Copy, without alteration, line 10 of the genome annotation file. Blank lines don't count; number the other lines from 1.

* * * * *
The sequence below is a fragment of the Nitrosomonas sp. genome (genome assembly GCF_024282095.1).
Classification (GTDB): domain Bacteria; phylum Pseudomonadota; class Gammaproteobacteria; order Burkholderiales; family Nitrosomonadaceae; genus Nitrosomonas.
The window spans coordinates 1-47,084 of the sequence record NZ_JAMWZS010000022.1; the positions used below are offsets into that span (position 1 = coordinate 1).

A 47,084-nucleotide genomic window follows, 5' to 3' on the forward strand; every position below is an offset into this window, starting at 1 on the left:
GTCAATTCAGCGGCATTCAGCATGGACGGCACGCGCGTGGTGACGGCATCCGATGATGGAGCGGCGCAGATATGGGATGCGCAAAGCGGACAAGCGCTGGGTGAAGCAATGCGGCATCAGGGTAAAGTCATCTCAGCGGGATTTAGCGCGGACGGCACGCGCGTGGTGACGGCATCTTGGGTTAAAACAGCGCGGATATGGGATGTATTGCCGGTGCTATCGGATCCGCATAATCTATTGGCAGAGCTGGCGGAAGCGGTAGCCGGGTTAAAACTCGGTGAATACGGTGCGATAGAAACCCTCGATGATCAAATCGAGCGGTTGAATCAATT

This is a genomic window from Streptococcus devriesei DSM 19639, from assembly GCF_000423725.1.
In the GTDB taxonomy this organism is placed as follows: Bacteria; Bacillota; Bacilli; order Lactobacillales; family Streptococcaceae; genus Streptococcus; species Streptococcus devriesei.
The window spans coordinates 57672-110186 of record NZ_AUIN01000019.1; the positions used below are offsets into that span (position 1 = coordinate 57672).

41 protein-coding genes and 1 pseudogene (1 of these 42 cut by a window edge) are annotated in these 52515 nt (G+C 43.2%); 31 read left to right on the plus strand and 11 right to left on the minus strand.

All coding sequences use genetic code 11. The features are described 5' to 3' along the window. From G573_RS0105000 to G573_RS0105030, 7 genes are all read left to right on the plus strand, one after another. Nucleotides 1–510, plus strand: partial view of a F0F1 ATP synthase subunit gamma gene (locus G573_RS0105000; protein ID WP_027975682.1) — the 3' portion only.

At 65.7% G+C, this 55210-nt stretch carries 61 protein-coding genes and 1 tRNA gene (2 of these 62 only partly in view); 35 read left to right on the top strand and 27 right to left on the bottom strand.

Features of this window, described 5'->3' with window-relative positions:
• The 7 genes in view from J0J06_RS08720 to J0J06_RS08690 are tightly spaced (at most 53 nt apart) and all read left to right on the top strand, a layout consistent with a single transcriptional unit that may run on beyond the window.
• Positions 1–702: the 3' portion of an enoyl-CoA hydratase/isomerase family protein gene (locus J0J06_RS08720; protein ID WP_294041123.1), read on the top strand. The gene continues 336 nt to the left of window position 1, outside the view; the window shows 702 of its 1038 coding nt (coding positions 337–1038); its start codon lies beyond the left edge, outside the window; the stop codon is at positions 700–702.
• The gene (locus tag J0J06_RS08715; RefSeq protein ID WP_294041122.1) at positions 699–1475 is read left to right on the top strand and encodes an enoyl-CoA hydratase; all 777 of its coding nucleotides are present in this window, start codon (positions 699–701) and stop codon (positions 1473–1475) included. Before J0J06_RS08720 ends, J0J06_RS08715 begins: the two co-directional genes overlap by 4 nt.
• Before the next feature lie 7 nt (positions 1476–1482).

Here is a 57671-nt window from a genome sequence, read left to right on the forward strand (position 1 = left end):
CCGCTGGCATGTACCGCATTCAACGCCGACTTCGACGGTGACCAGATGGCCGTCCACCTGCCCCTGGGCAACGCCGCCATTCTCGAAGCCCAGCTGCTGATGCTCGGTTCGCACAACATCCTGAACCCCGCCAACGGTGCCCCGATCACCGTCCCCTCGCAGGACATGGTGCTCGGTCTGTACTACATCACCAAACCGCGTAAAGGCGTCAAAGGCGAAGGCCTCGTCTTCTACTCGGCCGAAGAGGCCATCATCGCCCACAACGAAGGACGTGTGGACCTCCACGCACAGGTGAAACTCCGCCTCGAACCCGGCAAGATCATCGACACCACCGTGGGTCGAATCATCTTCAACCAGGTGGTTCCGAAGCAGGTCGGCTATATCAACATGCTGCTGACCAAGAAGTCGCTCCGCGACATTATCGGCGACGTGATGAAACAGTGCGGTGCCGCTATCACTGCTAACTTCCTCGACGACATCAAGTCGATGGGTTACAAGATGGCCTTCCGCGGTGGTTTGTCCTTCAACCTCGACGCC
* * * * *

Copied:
All coding sequences use genetic code 11. The features are described 5' to 3' along the window. From G573_RS0105000 to G573_RS0105030, 7 genes are all read left to right on the plus strand, one after another. Nucleotides 1–510, plus strand: partial view of a F0F1 ATP synthase subunit gamma gene (locus G573_RS0105000; protein ID WP_027975682.1) — the 3' portion only.